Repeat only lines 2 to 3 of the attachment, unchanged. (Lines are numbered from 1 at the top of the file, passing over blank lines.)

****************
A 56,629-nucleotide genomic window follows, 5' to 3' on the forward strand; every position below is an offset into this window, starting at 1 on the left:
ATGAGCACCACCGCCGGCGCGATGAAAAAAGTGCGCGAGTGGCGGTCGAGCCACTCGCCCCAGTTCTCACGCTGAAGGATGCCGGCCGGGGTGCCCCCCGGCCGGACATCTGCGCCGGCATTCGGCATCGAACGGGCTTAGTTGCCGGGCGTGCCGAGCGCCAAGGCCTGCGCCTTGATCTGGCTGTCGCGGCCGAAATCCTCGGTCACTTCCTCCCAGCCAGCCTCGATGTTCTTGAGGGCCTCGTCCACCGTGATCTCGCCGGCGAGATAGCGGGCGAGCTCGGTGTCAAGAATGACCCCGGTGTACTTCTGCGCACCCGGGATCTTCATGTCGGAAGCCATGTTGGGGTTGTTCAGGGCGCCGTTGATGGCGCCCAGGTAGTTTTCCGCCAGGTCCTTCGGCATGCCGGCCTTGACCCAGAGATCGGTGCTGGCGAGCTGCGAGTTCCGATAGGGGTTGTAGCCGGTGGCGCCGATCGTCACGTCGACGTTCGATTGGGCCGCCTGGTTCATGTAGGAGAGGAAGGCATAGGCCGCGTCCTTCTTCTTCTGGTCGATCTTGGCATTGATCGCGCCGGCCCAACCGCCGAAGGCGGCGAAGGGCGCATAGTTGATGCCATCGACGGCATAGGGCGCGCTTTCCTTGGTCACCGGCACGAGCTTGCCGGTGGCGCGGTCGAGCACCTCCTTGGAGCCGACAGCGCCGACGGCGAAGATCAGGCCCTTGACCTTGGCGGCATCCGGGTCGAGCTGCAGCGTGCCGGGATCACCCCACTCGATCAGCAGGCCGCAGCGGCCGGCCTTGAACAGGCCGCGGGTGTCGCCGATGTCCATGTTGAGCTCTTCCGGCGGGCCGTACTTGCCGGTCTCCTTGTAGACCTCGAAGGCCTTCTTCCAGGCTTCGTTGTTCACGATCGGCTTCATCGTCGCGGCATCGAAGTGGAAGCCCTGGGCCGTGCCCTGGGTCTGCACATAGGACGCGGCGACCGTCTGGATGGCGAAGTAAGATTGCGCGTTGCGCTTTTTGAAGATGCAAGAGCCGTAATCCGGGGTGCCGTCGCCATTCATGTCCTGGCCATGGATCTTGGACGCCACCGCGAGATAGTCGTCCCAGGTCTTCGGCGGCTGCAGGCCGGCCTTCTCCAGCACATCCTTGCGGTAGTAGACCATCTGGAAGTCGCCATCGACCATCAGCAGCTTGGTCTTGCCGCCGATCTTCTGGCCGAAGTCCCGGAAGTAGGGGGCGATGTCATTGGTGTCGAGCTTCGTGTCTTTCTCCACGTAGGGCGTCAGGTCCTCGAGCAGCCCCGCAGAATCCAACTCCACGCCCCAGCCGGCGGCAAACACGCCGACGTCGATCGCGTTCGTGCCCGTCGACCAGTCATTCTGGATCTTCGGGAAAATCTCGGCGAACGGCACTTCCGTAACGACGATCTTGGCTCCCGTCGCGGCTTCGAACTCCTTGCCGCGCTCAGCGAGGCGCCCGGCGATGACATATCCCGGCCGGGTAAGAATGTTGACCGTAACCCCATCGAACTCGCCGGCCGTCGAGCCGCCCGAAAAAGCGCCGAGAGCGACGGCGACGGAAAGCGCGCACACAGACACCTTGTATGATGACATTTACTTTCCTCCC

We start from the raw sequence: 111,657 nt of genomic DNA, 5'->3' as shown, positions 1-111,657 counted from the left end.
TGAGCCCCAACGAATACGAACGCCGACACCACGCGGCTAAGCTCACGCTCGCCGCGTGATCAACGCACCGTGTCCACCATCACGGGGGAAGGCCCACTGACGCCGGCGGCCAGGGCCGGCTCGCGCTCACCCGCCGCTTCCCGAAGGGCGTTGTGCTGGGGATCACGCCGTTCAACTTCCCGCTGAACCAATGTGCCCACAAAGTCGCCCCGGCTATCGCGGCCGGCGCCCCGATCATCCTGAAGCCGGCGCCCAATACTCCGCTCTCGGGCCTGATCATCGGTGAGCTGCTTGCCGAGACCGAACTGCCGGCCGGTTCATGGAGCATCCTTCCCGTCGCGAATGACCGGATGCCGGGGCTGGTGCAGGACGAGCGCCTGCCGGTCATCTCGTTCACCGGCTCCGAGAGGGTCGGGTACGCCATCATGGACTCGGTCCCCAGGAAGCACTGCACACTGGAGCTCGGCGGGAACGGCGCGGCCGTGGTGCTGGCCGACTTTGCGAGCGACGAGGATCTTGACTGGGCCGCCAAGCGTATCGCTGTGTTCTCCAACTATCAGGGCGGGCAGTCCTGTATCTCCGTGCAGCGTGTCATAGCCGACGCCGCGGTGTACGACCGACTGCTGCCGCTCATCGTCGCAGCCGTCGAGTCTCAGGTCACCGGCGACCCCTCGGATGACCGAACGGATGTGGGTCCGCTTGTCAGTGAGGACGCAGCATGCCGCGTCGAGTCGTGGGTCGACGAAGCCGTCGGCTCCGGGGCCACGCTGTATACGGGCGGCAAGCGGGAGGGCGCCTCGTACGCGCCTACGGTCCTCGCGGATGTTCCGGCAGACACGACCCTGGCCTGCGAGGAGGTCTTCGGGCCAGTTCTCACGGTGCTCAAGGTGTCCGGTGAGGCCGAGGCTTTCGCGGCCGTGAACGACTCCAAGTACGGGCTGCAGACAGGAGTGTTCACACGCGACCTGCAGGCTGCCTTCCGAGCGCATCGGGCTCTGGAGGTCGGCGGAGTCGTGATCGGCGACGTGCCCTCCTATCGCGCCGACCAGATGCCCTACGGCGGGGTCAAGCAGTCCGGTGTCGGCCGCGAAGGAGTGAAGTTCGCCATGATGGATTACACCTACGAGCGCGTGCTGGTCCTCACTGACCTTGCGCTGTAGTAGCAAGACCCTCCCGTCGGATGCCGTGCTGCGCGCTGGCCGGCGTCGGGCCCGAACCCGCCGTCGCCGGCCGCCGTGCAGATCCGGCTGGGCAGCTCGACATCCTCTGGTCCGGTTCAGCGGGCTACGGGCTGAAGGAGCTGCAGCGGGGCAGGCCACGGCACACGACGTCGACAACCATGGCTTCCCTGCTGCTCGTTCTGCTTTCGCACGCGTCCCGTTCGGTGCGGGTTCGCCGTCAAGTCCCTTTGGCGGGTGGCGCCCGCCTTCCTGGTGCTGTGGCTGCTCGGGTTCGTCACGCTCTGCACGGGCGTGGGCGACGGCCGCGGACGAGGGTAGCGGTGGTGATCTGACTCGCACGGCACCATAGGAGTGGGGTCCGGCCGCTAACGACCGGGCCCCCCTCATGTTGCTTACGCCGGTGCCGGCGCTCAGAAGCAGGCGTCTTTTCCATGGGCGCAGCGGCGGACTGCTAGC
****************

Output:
ATGAGCACCACCGCCGGCGCGATGAAAAAAGTGCGCGAGTGGCGGTCGAGCCACTCGCCCCAGTTCTCACGCTGAAGGATGCCGGCCGGGGTGCCCCCCGGCCGGACATCTGCGCCGGCATTCGGCATCGAACGGGCTTAGTTGCCGGGCGTGCCGAGCGCCAAGGCCTGCGCCTTGATCTGGCTGTCGCGGCCGAAATCCTCGGTCACTTCCTCCCAGCCAGCCTCGATGTTCTTGAGGGCCTCGTCCACCGTGATCTCGCCGGCGAGATAGCGGGCGAGCTCGGTGTCAAGAATGACCCCGGTGTACTTCTGCGCACCCGGGATCTTCATGTCGGAAGCCATGTTGGGGTTGTTCAGGGCGCCGTTGATGGCGCCCAGGTAGTTTTCCGCCAGGTCCTTCGGCATGCCGGCCTTGACCCAGAGATCGGTGCTGGCGAGCTGCGAGTTCCGATAGGGGTTGTAGCCGGTGGCGCCGATCGTCACGTCGACGTTCGATTGGGCCGCCTGGTTCATGTAGGAGAGGAAGGCATAGGCCGCGTCCTTCTTCTTCTGGTCGATCTTGGCATTGATCGCGCCGGCCCAACCGCCGAAGGCGGCGAAGGGCGCATAGTTGATGCCATCGACGGCATAGGGCGCGCTTTCCTTGGTCACCGGCACGAGCTTGCCGGTGGCGCGGTCGAGCACCTCCTTGGAGCCGACAGCGCCGACGGCGAAGATCAGGCCCTTGACCTTGGCGGCATCCGGGTCGAGCTGCAGCGTGCCGGGATCACCCCACTCGATCAGCAGGCCGCAGCGGCCGGCCTTGAACAGGCCGCGGGTGTCGCCGATGTCCATGTTGAGCTCTTCCGGCGGGCCGTACTTGCCGGTCTCCTTGTAGACCTCGAAGGCCTTCTTCCAGGCTTCGTTGTTCACGATCGGCTTCATCGTCGCGGCATCGAAGTGGAAGCCCTGGGCCGTGCCCTGGGTCTGCACATAGGACGCGGCGACCGTCTGGATGGCGAAGTAAGATTGCGCGTTGCGCTTTTTGAAGATGCAAGAGCCGTAATCCGGGGTGCCGTCGCCATTCATGTCCTGGCCATGGATCTTGGACGCCACCGCGAGATAGTCGTCCCAGGTCTTCGGCGGCTGCAGGCCGGCCTTCTCCAGCACATCCTTGCGGTAGTAGACCATCTGGAAGTCGCCATCGACCATCAGCAGCTTGGTCTTGCCGCCGATCTTCTGGCCGAAGTCCCGGAAGTAGGGGGCGATGTCATTGGTGTCGAGCTTCGTGTCTTTCTCCACGTAGGGCGTCAGGTCCTCGAGCAGCCCCGCAGAATCCAACTCCACGCCCCAGCCGGCGGCAAACACGCCGACGTCGATCGCGTTCGTGCCCGTCGACCAGTCATTCTGGATCTTCGGGAAAATCTCGGCGAACGGCACTTCCGTAACGACGATCTTGGCTCCCGTCGCGGCTTCGAACTCCTTGCCGCGCTCAGCGAGGCGCCCGGCGATGACATATCCCGGCCGGGTAAGAATGTTGACCGTAACCCCATCGAACTCGCCGGCCGTCGAGCCGCCCGAAAAAGCGCCGAGAGCGACGGCGACGGAAAGCGCGCACACAGACACCTTGTATGATGACATTTACTTTCCTCCC

We start from the raw sequence: 111,657 nt of genomic DNA, 5'->3' as shown, positions 1-111,657 counted from the left end.